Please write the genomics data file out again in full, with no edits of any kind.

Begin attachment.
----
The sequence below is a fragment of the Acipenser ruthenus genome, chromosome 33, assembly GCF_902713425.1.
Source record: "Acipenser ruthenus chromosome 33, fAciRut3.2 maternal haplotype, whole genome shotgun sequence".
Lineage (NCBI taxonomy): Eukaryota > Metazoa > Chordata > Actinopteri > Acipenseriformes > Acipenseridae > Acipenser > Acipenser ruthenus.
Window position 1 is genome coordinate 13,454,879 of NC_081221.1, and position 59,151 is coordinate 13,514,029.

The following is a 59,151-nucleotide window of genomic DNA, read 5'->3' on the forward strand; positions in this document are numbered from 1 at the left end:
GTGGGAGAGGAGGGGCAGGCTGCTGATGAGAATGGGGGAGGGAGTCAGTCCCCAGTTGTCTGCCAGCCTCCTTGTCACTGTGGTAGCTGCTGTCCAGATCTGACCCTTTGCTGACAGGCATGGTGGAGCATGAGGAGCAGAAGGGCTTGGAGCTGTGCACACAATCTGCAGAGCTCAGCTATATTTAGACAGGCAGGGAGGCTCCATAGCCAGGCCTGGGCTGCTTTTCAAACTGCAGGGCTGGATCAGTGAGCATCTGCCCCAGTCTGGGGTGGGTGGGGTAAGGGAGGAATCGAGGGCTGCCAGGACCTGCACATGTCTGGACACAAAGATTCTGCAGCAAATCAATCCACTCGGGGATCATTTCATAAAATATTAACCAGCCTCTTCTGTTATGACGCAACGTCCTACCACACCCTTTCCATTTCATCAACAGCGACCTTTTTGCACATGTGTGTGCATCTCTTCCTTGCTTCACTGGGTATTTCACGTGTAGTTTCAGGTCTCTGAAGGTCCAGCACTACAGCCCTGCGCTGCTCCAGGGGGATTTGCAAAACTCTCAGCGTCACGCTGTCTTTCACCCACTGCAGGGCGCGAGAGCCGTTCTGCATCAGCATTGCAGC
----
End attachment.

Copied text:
The sequence below is a fragment of the Acipenser ruthenus genome, chromosome 33, assembly GCF_902713425.1.
Source record: "Acipenser ruthenus chromosome 33, fAciRut3.2 maternal haplotype, whole genome shotgun sequence".
Lineage (NCBI taxonomy): Eukaryota > Metazoa > Chordata > Actinopteri > Acipenseriformes > Acipenseridae > Acipenser > Acipenser ruthenus.
Window position 1 is genome coordinate 13,454,879 of NC_081221.1, and position 59,151 is coordinate 13,514,029.

The following is a 59,151-nucleotide window of genomic DNA, read 5'->3' on the forward strand; positions in this document are numbered from 1 at the left end:
GTGGGAGAGGAGGGGCAGGCTGCTGATGAGAATGGGGGAGGGAGTCAGTCCCCAGTTGTCTGCCAGCCTCCTTGTCACTGTGGTAGCTGCTGTCCAGATCTGACCCTTTGCTGACAGGCATGGTGGAGCATGAGGAGCAGAAGGGCTTGGAGCTGTGCACACAATCTGCAGAGCTCAGCTATATTTAGACAGGCAGGGAGGCTCCATAGCCAGGCCTGGGCTGCTTTTCAAACTGCAGGGCTGGATCAGTGAGCATCTGCCCCAGTCTGGGGTGGGTGGGGTAAGGGAGGAATCGAGGGCTGCCAGGACCTGCACATGTCTGGACACAAAGATTCTGCAGCAAATCAATCCACTCGGGGATCATTTCATAAAATATTAACCAGCCTCTTCTGTTATGACGCAACGTCCTACCACACCCTTTCCATTTCATCAACAGCGACCTTTTTGCACATGTGTGTGCATCTCTTCCTTGCTTCACTGGGTATTTCACGTGTAGTTTCAGGTCTCTGAAGGTCCAGCACTACAGCCCTGCGCTGCTCCAGGGGGATTTGCAAAACTCTCAGCGTCACGCTGTCTTTCACCCACTGCAGGGCGCGAGAGCCGTTCTGCATCAGCATTGCAGC